Hotter weather during transportation associated with improved thrombectomy outcomes

Pascal Jabbour

A study intended to examine the impact of different weather conditions and modes of transport on mechanical thrombectomies in stroke patients has found a link between higher temperatures and improved outcomes—whereas daily drizzle was associated with poorer post-thrombectomy outcomes.

As such, lead author Pascal Jabbour (Thomas Jefferson University Hospital, Philadelphia, USA) and colleagues posit that “further studies are needed to modify transfer protocols, especially during cold and rainy days, and potentially improve outcomes”.

Writing in the journal Neurosurgery, Jabbour et al detail how they retrospectively collected data for stroke patients transferred from a ‘spoke’ centre to their ‘hub’ hospital to undergo a mechanical thrombectomy between 2017 and 2021.

The researchers did this to assess how varying weather conditions may influence stroke risk, as well as patient transfer protocols and outcomes, as the efficient transfer of patients with stroke to a mechanical thrombectomy-capable centre is “essential”.

Jabbour et al included a total of 543 patients with a mean age of 71.7 years in their study. In these patients, they observed an increase in median National Institutes of Health Stroke Scale (NIHSS) score from 14 to 15 after transportation; while the median modified Rankin Scale (mRS) score was 4 at discharge and 90 days, and 3 at the final follow-up (mean time=91.7 days).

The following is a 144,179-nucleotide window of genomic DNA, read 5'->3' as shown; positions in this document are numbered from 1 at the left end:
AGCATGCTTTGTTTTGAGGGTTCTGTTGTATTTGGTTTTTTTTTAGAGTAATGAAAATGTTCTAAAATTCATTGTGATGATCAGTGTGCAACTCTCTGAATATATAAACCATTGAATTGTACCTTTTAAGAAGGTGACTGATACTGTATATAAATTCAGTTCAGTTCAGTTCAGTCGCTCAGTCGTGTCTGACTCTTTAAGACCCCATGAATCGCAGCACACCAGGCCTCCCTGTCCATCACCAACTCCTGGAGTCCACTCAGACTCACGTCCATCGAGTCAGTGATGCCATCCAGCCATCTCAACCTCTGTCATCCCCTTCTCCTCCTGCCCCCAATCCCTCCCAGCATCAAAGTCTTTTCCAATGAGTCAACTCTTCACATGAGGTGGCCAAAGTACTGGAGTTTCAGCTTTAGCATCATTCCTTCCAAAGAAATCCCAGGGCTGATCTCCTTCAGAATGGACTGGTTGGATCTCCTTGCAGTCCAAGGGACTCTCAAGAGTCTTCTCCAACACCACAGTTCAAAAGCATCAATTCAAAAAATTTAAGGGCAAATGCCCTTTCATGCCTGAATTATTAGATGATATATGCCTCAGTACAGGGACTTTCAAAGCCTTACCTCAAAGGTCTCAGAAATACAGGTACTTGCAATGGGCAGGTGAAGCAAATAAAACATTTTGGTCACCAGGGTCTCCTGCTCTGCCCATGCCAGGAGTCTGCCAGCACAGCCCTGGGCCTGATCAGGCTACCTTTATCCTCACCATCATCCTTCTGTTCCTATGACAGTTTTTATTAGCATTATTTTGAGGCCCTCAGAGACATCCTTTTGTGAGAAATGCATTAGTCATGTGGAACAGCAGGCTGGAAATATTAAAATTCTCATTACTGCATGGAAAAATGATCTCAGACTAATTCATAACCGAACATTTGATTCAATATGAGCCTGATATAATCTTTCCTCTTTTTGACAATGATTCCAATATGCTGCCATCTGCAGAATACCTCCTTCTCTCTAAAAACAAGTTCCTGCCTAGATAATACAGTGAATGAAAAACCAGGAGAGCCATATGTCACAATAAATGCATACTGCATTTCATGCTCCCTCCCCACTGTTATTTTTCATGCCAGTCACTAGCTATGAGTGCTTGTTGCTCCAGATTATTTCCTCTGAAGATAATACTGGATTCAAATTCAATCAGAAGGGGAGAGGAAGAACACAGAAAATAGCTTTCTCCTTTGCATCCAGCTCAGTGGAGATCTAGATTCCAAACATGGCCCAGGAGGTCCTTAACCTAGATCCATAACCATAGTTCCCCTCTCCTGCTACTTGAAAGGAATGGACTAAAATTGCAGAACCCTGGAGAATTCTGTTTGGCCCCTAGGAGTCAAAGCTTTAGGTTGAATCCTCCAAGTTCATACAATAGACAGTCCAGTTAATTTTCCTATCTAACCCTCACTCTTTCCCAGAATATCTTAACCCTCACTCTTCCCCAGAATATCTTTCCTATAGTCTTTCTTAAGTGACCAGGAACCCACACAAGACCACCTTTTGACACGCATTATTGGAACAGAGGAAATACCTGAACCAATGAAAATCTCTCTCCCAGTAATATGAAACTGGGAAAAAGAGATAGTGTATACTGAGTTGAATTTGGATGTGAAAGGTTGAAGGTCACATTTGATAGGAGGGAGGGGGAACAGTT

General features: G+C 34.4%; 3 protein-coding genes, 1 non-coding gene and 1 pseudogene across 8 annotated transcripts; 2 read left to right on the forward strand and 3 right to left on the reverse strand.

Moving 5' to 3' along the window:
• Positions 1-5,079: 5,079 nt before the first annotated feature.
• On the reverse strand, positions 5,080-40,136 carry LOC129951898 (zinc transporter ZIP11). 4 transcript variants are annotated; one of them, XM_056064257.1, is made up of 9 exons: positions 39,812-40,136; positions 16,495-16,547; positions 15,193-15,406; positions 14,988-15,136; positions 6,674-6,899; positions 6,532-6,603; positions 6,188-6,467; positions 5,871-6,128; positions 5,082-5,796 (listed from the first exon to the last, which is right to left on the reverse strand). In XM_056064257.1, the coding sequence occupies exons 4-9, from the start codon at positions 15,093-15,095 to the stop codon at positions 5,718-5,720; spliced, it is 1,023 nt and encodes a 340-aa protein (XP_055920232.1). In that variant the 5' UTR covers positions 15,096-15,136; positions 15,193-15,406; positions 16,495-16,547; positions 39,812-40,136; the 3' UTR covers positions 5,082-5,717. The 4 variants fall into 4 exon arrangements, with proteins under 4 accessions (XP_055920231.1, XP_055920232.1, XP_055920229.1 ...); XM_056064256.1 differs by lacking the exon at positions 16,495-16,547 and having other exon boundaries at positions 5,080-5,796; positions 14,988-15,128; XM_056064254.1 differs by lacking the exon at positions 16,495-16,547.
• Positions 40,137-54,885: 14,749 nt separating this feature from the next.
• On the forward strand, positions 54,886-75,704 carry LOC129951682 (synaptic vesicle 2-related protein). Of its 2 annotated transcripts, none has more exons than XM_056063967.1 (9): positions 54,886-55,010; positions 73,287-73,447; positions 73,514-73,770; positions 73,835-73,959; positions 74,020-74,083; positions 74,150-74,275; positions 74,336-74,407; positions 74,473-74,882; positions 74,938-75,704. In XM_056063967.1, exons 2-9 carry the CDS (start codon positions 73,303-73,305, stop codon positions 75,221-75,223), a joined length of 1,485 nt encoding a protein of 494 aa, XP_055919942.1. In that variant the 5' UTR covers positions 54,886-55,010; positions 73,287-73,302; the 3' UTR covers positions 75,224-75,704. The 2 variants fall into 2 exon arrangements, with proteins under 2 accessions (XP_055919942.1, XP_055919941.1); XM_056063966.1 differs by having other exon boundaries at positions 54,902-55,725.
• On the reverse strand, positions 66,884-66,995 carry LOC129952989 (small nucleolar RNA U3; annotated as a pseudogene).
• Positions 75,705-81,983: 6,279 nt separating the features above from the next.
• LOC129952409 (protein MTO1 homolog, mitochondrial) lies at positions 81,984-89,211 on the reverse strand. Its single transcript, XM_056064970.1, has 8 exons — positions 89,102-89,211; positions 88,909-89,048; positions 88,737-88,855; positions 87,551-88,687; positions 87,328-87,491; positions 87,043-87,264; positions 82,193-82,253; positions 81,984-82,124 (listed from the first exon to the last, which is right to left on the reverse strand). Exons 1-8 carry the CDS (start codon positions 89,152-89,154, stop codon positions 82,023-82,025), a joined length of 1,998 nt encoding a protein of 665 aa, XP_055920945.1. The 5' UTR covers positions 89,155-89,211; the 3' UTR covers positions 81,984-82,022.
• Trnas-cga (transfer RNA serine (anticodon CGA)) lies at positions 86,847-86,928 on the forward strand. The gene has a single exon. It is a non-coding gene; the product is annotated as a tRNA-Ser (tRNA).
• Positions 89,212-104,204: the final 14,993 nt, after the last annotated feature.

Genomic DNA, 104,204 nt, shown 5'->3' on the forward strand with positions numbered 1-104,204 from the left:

“Higher daily temperatures were associated with good outcomes, whereas daily drizzle was associated with poor outcomes,” the authors report. “More patients were transferred by air when visibility was better, and by ground during heavier precipitation, higher humidity, rain, mist, daily drizzle, fog, and thunder.”

However, Jabbour and his colleagues ultimately did not find an association between transportation mode and patient outcomes. And, across the independent predictors of a good outcome, none were determined to be a weather variable. Lower hourly relative humidity (p=0.003) and longer road distance (p<0.001) were independent predictors of using air transportation, among others, they add.

Speaking to NeuroNews to outline potentially beneficial modifications to transfer protocols, Jabbour said: “It depends on how far [away] the spoke hospital is. Ground versus air transport should be chosen according to which one is faster; above a certain distance, air transport makes more sense. Adverse weather affects all kinds of transport. A traffic map evaluation should be done as soon as a transport team is getting ready to be dispatched—keeping in mind that, sometimes, there is no choice, [as] the weather does not permit air transport.”

And, discussing further studies in this space, Jabbour added: “Future randomisation between different types of transport would help us determine, in a scientific way, which modality to choose, and will help us match the best transport type with each patient according to weather and location.”


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